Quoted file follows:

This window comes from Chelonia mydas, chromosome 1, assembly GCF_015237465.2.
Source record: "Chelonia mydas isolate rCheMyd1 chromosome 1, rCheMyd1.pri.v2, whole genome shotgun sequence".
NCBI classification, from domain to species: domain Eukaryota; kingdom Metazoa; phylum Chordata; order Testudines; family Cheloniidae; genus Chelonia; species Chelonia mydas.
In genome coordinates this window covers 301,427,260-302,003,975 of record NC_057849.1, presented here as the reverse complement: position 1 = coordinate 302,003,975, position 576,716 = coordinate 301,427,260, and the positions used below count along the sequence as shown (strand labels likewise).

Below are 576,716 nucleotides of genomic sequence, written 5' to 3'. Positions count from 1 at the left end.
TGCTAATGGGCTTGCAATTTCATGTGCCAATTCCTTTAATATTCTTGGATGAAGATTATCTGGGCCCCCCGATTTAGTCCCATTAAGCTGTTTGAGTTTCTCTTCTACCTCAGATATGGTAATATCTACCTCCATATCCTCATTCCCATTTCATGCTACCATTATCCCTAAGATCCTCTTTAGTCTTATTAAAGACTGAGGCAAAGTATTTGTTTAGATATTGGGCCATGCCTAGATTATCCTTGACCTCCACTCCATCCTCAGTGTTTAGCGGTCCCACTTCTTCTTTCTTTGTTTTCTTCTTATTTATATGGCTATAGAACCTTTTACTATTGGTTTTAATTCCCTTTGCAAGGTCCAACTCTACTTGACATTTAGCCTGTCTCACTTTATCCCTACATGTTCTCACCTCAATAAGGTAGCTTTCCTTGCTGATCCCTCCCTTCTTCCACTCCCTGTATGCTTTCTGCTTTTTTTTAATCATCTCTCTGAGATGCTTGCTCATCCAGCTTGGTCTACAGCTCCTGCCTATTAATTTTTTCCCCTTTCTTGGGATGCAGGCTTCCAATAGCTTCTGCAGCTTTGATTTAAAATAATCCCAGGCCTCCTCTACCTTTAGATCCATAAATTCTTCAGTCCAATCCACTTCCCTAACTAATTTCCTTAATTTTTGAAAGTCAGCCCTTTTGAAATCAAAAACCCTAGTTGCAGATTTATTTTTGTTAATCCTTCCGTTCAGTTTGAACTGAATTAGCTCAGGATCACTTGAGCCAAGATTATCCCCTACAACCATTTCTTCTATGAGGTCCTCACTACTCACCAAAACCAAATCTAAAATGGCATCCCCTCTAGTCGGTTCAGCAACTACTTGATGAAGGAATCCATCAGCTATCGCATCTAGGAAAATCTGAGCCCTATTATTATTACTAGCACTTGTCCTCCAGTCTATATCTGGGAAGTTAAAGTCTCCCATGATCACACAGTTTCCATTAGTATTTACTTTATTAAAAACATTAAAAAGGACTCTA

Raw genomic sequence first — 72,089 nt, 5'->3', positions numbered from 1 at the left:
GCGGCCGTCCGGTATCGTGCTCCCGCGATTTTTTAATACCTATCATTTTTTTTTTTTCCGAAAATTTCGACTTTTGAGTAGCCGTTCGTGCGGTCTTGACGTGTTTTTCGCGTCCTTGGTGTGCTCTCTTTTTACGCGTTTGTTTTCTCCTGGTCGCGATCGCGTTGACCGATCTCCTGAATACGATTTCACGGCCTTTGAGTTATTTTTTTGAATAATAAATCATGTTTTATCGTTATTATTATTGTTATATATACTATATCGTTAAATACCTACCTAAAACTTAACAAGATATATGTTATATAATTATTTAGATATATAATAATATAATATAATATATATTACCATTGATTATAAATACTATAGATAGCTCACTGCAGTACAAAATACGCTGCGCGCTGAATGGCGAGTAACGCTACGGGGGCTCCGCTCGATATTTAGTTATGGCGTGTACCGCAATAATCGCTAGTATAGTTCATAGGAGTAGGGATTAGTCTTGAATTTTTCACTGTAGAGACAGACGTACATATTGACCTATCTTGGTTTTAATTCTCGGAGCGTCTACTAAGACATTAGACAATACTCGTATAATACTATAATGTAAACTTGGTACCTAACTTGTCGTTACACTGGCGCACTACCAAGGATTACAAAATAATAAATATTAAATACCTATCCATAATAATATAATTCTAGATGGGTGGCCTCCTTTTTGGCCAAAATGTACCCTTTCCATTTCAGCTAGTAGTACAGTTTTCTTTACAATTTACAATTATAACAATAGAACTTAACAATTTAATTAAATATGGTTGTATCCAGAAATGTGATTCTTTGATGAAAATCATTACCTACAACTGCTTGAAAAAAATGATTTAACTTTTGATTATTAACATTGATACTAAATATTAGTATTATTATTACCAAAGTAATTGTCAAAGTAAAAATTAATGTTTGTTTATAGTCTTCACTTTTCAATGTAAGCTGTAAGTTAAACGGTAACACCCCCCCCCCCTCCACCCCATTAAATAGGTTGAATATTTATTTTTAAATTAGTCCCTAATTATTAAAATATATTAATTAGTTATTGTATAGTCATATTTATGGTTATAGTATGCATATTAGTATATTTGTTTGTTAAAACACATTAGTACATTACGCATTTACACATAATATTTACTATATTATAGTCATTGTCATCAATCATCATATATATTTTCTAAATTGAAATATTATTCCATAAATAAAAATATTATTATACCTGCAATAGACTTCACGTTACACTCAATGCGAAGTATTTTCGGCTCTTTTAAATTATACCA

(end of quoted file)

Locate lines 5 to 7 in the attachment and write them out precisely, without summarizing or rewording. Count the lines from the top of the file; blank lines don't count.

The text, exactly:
Below are 576,716 nucleotides of genomic sequence, written 5' to 3'. Positions count from 1 at the left end.
TGCTAATGGGCTTGCAATTTCATGTGCCAATTCCTTTAATATTCTTGGATGAAGATTATCTGGGCCCCCCGATTTAGTCCCATTAAGCTGTTTGAGTTTCTCTTCTACCTCAGATATGGTAATATCTACCTCCATATCCTCATTCCCATTTCATGCTACCATTATCCCTAAGATCCTCTTTAGTCTTATTAAAGACTGAGGCAAAGTATTTGTTTAGATATTGGGCCATGCCTAGATTATCCTTGACCTCCACTCCATCCTCAGTGTTTAGCGGTCCCACTTCTTCTTTCTTTGTTTTCTTCTTATTTATATGGCTATAGAACCTTTTACTATTGGTTTTAATTCCCTTTGCAAGGTCCAACTCTACTTGACATTTAGCCTGTCTCACTTTATCCCTACATGTTCTCACCTCAATAAGGTAGCTTTCCTTGCTGATCCCTCCCTTCTTCCACTCCCTGTATGCTTTCTGCTTTTTTTTAATCATCTCTCTGAGATGCTTGCTCATCCAGCTTGGTCTACAGCTCCTGCCTATTAATTTTTTCCCCTTTCTTGGGATGCAGGCTTCCAATAGCTTCTGCAGCTTTGATTTAAAATAATCCCAGGCCTCCTCTACCTTTAGATCCATAAATTCTTCAGTCCAATCCACTTCCCTAACTAATTTCCTTAATTTTTGAAAGTCAGCCCTTTTGAAATCAAAAACCCTAGTTGCAGATTTATTTTTGTTAATCCTTCCGTTCAGTTTGAACTGAATTAGCTCAGGATCACTTGAGCCAAGATTATCCCCTACAACCATTTCTTCTATGAGGTCCTCACTACTCACCAAAACCAAATCTAAAATGGCATCCCCTCTAGTCGGTTCAGCAACTACTTGATGAAGGAATCCATCAGCTATCGCATCTAGGAAAATCTGAGCCCTATTATTATTACTAGCACTTGTCCTCCAGTCTATATCTGGGAAGTTAAAGTCTCCCATGATCACACAGTTTCCATTAGTATTTACTTTATTAAAAACATTAAAAAGGACTCTA

Raw genomic sequence first — 72,089 nt, 5'->3', positions numbered from 1 at the left: